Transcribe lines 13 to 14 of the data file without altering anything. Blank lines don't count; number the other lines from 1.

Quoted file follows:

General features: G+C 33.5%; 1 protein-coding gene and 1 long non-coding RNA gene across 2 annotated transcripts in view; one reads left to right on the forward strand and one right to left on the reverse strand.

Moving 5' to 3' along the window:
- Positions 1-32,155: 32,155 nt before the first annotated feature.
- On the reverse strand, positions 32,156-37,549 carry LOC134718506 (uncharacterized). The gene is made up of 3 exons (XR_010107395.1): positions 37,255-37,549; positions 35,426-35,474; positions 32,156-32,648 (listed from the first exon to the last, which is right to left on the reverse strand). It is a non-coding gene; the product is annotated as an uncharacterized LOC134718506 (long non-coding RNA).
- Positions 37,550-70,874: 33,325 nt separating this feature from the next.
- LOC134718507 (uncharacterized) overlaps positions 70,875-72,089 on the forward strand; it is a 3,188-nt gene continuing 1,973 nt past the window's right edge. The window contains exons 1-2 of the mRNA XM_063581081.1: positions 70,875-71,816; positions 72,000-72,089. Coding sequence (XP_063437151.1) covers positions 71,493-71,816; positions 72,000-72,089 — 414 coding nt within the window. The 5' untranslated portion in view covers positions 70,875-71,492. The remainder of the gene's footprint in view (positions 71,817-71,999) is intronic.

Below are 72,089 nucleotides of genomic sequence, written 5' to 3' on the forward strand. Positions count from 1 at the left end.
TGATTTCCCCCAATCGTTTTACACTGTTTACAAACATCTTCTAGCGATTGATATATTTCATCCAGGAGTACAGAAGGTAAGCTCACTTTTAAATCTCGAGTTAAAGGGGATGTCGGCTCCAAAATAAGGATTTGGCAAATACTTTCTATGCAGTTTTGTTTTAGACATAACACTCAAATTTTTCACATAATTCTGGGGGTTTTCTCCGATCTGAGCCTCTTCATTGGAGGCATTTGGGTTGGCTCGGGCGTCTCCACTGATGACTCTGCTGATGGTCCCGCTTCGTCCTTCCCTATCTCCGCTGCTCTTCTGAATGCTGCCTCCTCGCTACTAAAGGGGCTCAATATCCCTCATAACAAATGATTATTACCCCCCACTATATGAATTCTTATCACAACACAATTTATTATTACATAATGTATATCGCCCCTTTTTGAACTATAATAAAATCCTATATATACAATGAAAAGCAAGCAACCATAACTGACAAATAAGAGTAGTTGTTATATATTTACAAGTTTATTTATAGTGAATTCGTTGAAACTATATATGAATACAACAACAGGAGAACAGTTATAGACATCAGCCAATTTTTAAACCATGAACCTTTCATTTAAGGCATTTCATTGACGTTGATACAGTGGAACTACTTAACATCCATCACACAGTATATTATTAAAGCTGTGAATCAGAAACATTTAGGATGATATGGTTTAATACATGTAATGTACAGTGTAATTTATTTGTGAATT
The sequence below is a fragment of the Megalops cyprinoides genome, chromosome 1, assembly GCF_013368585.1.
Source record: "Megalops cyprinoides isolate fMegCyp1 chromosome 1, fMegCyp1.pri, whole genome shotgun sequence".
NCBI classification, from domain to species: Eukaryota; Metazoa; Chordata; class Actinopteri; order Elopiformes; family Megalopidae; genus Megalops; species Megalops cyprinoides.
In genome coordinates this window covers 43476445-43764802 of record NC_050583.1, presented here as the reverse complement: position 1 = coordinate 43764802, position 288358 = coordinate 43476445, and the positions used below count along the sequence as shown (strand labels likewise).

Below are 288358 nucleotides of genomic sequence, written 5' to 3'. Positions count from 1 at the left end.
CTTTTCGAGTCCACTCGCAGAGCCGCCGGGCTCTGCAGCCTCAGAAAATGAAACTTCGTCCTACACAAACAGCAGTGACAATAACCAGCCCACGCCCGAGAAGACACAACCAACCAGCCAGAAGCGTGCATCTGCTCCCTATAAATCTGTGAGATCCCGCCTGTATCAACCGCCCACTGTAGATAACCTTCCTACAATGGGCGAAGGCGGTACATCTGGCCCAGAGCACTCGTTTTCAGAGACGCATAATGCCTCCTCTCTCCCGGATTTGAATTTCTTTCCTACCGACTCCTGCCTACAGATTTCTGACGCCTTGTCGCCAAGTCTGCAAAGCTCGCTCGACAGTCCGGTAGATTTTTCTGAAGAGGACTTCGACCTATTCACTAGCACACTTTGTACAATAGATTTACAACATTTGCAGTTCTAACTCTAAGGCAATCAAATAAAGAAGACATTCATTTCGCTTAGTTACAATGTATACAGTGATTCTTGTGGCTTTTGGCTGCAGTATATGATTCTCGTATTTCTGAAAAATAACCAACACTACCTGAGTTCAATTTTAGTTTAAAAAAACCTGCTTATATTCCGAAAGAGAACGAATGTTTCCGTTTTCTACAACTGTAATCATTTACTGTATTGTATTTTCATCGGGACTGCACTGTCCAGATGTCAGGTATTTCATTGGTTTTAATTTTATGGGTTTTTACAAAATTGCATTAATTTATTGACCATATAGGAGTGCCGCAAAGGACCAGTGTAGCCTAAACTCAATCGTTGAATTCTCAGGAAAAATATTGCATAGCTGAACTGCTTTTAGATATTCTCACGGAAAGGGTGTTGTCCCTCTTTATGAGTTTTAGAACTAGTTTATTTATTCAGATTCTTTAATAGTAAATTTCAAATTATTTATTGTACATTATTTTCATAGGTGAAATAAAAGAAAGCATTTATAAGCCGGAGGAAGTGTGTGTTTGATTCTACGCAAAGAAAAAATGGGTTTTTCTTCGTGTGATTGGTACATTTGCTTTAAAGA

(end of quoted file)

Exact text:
Below are 288358 nucleotides of genomic sequence, written 5' to 3'. Positions count from 1 at the left end.
CTTTTCGAGTCCACTCGCAGAGCCGCCGGGCTCTGCAGCCTCAGAAAATGAAACTTCGTCCTACACAAACAGCAGTGACAATAACCAGCCCACGCCCGAGAAGACACAACCAACCAGCCAGAAGCGTGCATCTGCTCCCTATAAATCTGTGAGATCCCGCCTGTATCAACCGCCCACTGTAGATAACCTTCCTACAATGGGCGAAGGCGGTACATCTGGCCCAGAGCACTCGTTTTCAGAGACGCATAATGCCTCCTCTCTCCCGGATTTGAATTTCTTTCCTACCGACTCCTGCCTACAGATTTCTGACGCCTTGTCGCCAAGTCTGCAAAGCTCGCTCGACAGTCCGGTAGATTTTTCTGAAGAGGACTTCGACCTATTCACTAGCACACTTTGTACAATAGATTTACAACATTTGCAGTTCTAACTCTAAGGCAATCAAATAAAGAAGACATTCATTTCGCTTAGTTACAATGTATACAGTGATTCTTGTGGCTTTTGGCTGCAGTATATGATTCTCGTATTTCTGAAAAATAACCAACACTACCTGAGTTCAATTTTAGTTTAAAAAAACCTGCTTATATTCCGAAAGAGAACGAATGTTTCCGTTTTCTACAACTGTAATCATTTACTGTATTGTATTTTCATCGGGACTGCACTGTCCAGATGTCAGGTATTTCATTGGTTTTAATTTTATGGGTTTTTACAAAATTGCATTAATTTATTGACCATATAGGAGTGCCGCAAAGGACCAGTGTAGCCTAAACTCAATCGTTGAATTCTCAGGAAAAATATTGCATAGCTGAACTGCTTTTAGATATTCTCACGGAAAGGGTGTTGTCCCTCTTTATGAGTTTTAGAACTAGTTTATTTATTCAGATTCTTTAATAGTAAATTTCAAATTATTTATTGTACATTATTTTCATAGGTGAAATAAAAGAAAGCATTTATAAGCCGGAGGAAGTGTGTGTTTGATTCTACGCAAAGAAAAAATGGGTTTTTCTTCGTGTGATTGGTACATTTGCTTTAAAGA